Social and Cultural History
Today if one were to look down from an aerial view over the cities of Melaka (used to be spelt as Malacca) and Penang on the west coast of peninsular Malaysia, one would be able to discern a colourful mosaic of artifacts and people, characteristic of the living cultures of both the historic cities. Melaka which is about 600 years old from its founding and Penang or “Pearl of the Orient” which is 215 years after being taken over by the British, have a very strong semblance in their multi-cultural characteristics which developed over the years through the processes of history. For these living cultures, Melaka and Penang deserve to be considered as World Heritage Cities.
Melaka is situated 2 degrees north of the equator and very well known in the local legend as a fortunate land for, “even the pelandok (mouse deer) was full of courage.” It went through the age of glory for slightly more than 100 years under the rule of the Malay sultanate, when it became one of the greatest ports in Asia, if not the world. However, it fell into European hands for more than 400 years after that: the Portuguese ruled for 130 years, the Dutch for 160 years and the British for 133 years. In 1948 it became part of the Federation of Malaya and gained her independence with the rest of the peninsula in 1957.
The other proposed heritage city is Penang which became a British possession in 1786 when Francis Light, a British country trader, was able to conclude a treaty with the Sultan of Kedah for the East India Company. Penang became the first leg for the British to set themselves into peninsular Malaysia, and was intended to be a British naval base and a trading centre. Situated at the northern end of the Straits of Melaka, it could challenge the Dutch in the south. Light was very hopeful of Penang as he had earlier indicated in his letter to his company, Jourdain, Sulivan and De Souza, “…European ships can easily stop there. There is plenty of wood, water and provisions; there they may be supplied with tin, pepper, beetle-nut, rattans, birds-nests; . and the Macao ships will be glad to stop there, and all other vessels passing through the streights may be as easily supplied as at Malacca [by the Dutch]…”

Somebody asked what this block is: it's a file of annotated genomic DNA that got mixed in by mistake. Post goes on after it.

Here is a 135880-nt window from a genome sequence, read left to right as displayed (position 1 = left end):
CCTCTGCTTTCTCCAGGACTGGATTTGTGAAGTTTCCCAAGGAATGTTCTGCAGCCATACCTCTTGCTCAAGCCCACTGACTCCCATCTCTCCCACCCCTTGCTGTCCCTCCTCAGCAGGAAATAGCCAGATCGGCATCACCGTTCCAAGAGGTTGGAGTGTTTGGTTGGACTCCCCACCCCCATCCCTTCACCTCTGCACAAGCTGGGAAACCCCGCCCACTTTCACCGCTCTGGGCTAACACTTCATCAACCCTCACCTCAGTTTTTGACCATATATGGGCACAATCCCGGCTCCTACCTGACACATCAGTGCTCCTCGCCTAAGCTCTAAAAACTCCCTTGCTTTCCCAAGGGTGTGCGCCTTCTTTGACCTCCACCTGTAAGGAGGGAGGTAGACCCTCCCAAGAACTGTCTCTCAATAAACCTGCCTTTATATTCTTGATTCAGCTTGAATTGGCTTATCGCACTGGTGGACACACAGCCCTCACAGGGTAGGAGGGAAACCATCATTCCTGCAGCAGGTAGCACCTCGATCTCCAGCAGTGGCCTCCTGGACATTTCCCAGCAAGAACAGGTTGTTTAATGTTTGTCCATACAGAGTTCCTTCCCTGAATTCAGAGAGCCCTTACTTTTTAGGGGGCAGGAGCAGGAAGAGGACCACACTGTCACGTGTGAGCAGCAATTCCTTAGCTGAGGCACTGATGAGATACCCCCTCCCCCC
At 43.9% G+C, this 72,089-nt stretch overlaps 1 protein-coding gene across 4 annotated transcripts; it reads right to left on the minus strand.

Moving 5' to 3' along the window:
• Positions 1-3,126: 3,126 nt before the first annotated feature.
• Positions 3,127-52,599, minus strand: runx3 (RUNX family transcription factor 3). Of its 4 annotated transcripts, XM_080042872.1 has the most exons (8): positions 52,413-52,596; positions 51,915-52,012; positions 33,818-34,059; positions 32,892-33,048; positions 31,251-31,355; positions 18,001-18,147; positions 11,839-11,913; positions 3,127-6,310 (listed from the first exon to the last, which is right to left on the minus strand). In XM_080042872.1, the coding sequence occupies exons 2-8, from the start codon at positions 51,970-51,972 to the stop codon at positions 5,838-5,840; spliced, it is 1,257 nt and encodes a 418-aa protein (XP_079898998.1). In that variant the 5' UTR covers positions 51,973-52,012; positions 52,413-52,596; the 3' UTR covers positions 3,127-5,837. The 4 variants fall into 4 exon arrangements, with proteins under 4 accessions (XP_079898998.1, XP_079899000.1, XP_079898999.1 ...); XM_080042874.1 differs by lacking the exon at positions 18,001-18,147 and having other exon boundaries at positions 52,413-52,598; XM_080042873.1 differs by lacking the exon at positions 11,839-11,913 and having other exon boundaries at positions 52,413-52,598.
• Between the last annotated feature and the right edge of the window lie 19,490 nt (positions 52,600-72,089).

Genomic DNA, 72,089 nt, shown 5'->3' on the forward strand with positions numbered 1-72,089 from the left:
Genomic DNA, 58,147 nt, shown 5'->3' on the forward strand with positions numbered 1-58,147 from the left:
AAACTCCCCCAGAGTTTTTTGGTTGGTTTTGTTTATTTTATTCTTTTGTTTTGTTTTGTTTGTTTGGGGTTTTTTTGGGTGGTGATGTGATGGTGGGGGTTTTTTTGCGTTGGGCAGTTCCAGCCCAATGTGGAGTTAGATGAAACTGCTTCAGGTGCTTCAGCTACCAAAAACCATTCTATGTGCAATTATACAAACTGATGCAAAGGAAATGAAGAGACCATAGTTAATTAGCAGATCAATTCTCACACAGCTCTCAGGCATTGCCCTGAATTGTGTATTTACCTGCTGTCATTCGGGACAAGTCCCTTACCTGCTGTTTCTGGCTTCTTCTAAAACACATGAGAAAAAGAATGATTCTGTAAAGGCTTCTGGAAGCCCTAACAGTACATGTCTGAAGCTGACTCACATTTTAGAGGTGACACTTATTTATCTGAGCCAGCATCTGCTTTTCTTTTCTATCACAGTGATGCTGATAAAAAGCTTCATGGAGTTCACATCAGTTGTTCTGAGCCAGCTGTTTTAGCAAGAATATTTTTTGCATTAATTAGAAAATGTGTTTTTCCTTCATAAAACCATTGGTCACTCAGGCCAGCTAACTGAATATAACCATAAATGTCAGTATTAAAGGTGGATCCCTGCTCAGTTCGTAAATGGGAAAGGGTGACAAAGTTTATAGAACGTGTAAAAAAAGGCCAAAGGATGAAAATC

Indeed it soon became a metropolitan city when people from all over the world were allowed to settle in and trade with Penang. In the earlier stage it was ruled by the British as a Presidency from Bengal under the East India Company, and became part of the Straits Settlements since 1826 together with Melaka and Singapore. As in Melaka, Penang was made part of the Federation of Malaya in 1948 which gained its independence in 1957 II.The Foundation of Heritage Cities
Melaka and Penang have left behind historical legacies that deserve to be recognised by the World Heritage Convention. Melaka fits criteria 24(a)(iv) indicating the depth of layers of history in Melaka dating back from the 14th century to the present, and Georgetown in Penang fits in criteria (v) which acknowledges the breadth of typical traditional urban fabric and vital traditional activities that still remains. However, it is the multi-cultural population of both the cities of Melaka and Penang today, that make them unique. They are the result of hundreds of years of history.
III.Melaka “The Historical City” (paragraph 27(ii))
Today Melaka is officially known as The Historical City (Bandar Bersejarah) because the histories of the Malays are said to have started from here. Founded at the end of the 14th century by Parameswara, a prince from the declining Srivijaya empire in Sumatra, it became one of the largest entrepot in Southeast Asia by the beginning of the 15th century. Being strategically placed at one of the narrowest spots on the Straits of Melaka and geographically blessed as the area where the northeast and southwest monsoons met, it became...